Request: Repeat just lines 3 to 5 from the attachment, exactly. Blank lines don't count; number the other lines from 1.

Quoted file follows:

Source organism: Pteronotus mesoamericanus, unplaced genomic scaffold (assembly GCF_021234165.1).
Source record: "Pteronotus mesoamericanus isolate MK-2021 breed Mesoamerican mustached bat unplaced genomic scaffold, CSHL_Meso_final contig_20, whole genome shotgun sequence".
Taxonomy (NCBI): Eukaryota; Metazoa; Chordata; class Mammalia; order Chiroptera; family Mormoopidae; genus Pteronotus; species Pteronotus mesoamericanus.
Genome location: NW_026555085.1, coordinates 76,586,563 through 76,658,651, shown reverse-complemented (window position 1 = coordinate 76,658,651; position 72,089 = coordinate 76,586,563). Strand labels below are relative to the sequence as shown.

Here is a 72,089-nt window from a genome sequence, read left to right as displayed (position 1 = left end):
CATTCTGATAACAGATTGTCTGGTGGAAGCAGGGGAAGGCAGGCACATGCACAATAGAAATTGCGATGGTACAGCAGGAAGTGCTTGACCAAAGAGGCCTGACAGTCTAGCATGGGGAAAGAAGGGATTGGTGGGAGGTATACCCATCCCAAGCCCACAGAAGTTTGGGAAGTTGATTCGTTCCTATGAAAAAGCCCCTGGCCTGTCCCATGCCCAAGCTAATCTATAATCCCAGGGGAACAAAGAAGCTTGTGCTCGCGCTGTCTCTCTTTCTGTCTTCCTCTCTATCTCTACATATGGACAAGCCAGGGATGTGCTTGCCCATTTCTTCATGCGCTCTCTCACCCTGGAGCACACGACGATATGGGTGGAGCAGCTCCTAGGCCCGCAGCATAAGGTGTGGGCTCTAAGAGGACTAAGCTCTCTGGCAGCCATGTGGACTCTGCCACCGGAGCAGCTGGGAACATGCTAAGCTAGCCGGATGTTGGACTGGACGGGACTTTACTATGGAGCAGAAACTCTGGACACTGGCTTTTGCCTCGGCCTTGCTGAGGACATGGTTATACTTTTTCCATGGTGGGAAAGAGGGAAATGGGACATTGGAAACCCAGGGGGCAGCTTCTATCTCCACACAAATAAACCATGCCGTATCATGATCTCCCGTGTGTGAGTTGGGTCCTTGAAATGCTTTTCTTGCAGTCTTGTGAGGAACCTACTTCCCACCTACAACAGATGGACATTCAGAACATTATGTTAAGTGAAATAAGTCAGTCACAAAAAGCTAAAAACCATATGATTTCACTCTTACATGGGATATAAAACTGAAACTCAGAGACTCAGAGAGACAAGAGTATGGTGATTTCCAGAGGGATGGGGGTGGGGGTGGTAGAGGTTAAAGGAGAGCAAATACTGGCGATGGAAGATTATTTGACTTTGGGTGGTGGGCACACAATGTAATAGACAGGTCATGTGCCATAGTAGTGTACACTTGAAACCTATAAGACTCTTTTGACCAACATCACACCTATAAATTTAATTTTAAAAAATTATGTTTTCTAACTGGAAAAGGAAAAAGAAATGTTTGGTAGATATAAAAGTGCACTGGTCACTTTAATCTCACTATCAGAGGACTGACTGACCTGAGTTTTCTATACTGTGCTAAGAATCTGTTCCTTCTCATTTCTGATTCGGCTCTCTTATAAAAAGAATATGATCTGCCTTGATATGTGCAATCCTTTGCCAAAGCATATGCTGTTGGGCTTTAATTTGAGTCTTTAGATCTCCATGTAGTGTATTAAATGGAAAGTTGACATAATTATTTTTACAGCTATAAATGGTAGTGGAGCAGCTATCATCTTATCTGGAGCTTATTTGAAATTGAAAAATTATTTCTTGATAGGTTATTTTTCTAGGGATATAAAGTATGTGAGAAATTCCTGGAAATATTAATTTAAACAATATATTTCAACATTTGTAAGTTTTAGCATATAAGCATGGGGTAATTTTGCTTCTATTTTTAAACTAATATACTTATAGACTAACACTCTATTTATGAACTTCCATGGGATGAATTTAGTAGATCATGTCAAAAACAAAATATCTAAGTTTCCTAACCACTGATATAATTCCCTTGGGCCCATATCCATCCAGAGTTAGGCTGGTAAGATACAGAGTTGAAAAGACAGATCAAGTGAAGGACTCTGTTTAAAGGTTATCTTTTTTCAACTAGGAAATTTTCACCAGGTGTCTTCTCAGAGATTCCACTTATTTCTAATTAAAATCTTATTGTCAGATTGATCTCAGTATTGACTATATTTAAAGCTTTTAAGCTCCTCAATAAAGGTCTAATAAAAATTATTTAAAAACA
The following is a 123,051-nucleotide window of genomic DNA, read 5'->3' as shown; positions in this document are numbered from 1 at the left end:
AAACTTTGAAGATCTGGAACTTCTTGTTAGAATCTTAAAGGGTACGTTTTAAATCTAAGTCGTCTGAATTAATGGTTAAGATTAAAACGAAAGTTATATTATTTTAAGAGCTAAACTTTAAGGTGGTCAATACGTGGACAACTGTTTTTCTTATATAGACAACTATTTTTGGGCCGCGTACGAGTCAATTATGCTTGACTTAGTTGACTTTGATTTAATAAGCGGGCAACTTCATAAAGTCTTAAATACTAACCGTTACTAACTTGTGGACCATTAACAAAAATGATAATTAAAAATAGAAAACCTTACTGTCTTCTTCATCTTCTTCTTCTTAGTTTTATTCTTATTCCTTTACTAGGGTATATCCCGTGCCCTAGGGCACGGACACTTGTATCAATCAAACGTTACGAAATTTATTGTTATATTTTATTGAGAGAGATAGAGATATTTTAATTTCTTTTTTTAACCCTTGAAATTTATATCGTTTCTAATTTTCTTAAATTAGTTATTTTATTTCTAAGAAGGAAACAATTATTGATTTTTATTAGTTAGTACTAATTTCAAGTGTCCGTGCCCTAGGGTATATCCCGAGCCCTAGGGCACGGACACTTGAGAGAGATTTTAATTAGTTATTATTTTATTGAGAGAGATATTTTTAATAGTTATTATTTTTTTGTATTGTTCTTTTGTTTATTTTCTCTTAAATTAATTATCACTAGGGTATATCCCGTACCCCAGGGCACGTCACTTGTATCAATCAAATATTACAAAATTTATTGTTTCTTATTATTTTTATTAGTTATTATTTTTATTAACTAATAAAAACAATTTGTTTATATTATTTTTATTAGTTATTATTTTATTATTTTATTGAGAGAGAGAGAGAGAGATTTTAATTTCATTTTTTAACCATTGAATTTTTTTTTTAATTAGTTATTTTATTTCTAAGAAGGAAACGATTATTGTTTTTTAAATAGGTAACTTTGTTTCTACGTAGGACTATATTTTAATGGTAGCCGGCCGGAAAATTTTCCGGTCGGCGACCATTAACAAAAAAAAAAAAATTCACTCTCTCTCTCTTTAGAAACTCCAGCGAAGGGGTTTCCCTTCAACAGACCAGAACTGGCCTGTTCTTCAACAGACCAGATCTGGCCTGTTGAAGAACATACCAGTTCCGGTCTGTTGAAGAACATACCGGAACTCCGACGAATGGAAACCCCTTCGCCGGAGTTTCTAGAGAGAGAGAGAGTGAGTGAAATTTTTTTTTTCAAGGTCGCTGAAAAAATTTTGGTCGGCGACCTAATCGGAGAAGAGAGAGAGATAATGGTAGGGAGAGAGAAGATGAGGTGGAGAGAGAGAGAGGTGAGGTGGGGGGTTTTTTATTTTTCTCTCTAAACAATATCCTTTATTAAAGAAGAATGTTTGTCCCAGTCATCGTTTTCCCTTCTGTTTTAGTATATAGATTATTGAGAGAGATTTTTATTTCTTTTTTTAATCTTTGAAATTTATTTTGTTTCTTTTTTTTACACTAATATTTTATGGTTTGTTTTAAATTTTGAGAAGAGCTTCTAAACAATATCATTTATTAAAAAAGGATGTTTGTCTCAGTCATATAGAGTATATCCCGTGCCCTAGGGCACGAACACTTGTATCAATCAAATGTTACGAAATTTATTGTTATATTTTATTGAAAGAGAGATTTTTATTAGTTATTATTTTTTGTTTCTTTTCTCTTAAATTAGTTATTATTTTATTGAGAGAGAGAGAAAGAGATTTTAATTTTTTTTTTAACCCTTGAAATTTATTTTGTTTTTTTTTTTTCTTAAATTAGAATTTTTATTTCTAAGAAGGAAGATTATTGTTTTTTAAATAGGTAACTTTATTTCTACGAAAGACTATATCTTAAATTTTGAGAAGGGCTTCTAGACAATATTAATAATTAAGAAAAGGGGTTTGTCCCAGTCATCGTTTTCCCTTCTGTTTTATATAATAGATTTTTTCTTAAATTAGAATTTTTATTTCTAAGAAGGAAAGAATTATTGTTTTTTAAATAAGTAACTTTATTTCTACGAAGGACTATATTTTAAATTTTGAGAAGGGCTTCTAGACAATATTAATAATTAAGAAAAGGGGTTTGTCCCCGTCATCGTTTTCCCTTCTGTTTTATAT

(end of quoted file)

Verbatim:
Taxonomy (NCBI): Eukaryota; Metazoa; Chordata; class Mammalia; order Chiroptera; family Mormoopidae; genus Pteronotus; species Pteronotus mesoamericanus.
Genome location: NW_026555085.1, coordinates 76,586,563 through 76,658,651, shown reverse-complemented (window position 1 = coordinate 76,658,651; position 72,089 = coordinate 76,586,563). Strand labels below are relative to the sequence as shown.

Here is a 72,089-nt window from a genome sequence, read left to right as displayed (position 1 = left end):